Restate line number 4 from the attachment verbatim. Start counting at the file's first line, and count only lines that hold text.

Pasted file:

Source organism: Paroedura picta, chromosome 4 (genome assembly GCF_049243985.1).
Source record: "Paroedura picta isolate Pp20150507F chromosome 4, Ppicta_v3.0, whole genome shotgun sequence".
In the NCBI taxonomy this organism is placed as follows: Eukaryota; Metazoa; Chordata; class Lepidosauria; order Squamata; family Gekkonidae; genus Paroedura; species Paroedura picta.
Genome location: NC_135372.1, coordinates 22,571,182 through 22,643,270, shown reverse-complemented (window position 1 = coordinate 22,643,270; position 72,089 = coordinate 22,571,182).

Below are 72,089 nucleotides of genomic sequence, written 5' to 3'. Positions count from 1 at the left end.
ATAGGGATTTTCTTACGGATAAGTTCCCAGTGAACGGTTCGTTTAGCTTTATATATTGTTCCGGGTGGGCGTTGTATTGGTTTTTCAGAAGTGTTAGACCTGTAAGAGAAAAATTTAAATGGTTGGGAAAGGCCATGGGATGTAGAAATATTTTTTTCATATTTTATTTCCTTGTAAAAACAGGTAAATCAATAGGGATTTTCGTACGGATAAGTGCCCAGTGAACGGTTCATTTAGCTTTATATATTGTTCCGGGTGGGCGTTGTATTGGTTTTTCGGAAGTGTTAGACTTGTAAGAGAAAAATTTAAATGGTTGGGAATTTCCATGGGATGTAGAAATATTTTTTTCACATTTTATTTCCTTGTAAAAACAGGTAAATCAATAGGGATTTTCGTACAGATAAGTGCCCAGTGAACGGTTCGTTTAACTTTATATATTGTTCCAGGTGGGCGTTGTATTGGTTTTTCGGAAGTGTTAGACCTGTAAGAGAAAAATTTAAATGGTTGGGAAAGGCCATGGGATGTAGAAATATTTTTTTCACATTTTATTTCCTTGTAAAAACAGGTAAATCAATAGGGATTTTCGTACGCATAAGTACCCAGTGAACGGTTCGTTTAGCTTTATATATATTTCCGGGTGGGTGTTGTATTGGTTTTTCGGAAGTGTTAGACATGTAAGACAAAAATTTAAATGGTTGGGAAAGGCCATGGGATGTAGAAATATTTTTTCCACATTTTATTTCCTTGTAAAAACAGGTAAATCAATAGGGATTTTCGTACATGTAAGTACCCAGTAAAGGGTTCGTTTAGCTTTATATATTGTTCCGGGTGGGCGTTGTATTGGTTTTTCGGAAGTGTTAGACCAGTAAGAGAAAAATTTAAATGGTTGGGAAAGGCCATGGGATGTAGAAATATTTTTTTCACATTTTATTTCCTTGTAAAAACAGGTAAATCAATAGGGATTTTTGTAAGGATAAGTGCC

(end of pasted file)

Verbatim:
Genome location: NC_135372.1, coordinates 22,571,182 through 22,643,270, shown reverse-complemented (window position 1 = coordinate 22,643,270; position 72,089 = coordinate 22,571,182).